January 13, 2023
Journal Article

## Abstract

Watershed models such as the Soil and Water Assessment Tool (\texttt{SWAT}) consist of high-dimensional physical and empirical parameters. These parameters must be calibrated for models to produce reliable predictions on hydrological fluxes and states. Existing parameter estimation methods can be time consuming, inefficient, and computationally expensive, with reduced accuracy when estimating high-dimensional parameters. In this paper, we present a fast, accurate, and reliable methodology to calibrate the \texttt{SWAT} model (i.e., 20 parameters) using scalable deep learning (DL). We developed DL-enabled inverse models based on convolutional neural networks to assimilate observed streamflow data and estimate the \texttt{SWAT} model parameters. Scalable hyperparameter tuning is performed using high-performance computing resources to identify the top 50 optimal neural network architectures. We used ensemble \texttt{SWAT} simulations to train, validate, and test the above DL models. We estimated the parameters of the \texttt{SWAT} model using observed streamflow data and assessed the impact of measurement errors on SWAT model calibration. We tested and validated the proposed scalable DL methodology on the American River Watershed, located in the Pacific Northwest-based Yakima River basin. Our results show that the DL model-based calibration is better than two popular parameter estimation methods (i.e., generalized likelihood uncertainty estimation [GLUE] and dynamically dimensioned search [DDS], a global optimization algorithm). The sensitive parameter sets estimated by DL yield narrower ranges than GLUE but broader than DDS produced values within the sampling range even under high relative observational errors. This narrow range of parameters shows the reliability of the proposed workflow to estimate sensitive parameters accurately even under high observed flow errors. The \texttt{SWAT} model calibration performance using DL, GLUE, and DDS are estimated using $R^2$ and a set of efficiency metrics including Nash-Sutcliffe, logarithmic Nash-Sutcliffe, Kling-Gupta, modified Kling-Gupta, and non-parametric Kling-Gupta scores. The best DL-based calibrated set has scores of 0.71, 0.75, 0.85, 0.85, 0.86, and 0.91. The best DDS-based calibrated set has scores of 0.62, 0.69, 0.8, 0.77, 0.79, and 0.82. The best GLUE-based calibrated set has scores of 0.56, 0.58, 0.71, 0.7, 0.71, and 0.8. The above scores show that the DL calibration provides more accurate low and high streamflow predictions than the GLUE and DDS sets. For its fast and reasonably accurate estimations of process parameters, the proposed DL workflow is attractive for calibrating integrated hydrologic models for large spatial-scale applications.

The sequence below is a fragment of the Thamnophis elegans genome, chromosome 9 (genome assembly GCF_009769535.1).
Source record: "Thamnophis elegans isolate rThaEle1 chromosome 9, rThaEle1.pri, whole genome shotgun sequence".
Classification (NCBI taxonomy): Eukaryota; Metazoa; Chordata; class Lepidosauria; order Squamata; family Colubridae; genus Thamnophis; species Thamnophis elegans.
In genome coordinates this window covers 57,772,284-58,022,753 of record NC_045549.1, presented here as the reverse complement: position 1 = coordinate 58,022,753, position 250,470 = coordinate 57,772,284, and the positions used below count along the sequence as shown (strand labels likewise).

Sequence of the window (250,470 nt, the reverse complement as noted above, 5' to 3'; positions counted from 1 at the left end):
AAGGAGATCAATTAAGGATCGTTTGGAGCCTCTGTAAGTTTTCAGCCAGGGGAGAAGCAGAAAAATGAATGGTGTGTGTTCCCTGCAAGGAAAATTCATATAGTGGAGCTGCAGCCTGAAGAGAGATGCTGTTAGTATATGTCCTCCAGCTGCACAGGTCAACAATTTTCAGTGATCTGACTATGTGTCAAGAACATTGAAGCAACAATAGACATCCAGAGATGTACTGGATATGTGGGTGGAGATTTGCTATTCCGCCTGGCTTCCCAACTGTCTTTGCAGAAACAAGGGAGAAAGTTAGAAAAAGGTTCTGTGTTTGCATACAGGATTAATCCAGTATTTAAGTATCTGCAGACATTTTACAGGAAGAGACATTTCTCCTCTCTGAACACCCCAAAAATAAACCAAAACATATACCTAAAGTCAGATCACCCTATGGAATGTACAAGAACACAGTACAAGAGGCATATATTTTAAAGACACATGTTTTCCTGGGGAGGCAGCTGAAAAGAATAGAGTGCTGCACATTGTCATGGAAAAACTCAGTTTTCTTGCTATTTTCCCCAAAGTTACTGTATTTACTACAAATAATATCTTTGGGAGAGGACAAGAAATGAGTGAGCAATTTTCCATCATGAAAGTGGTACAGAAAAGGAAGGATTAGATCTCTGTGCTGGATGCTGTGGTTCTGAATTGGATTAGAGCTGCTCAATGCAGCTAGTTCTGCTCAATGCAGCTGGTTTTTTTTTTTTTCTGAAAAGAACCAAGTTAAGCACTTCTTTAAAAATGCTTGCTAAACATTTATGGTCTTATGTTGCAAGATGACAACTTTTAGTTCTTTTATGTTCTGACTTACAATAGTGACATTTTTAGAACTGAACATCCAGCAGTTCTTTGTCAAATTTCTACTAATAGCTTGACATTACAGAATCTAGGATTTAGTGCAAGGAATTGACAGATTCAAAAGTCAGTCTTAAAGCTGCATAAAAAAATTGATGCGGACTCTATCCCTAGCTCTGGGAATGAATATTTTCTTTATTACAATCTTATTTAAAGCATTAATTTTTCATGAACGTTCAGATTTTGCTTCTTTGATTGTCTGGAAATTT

Published: January 13, 2023

## Citation

Mudunuru M., K. Son, P. Jiang, G.E. Hammond, and X. Chen. 2022. Scalable Deep Learning for Watershed Model Calibration. Frontiers in Earth Science 10. PNNL-SA-176859. doi:10.3389/feart.2022.1026479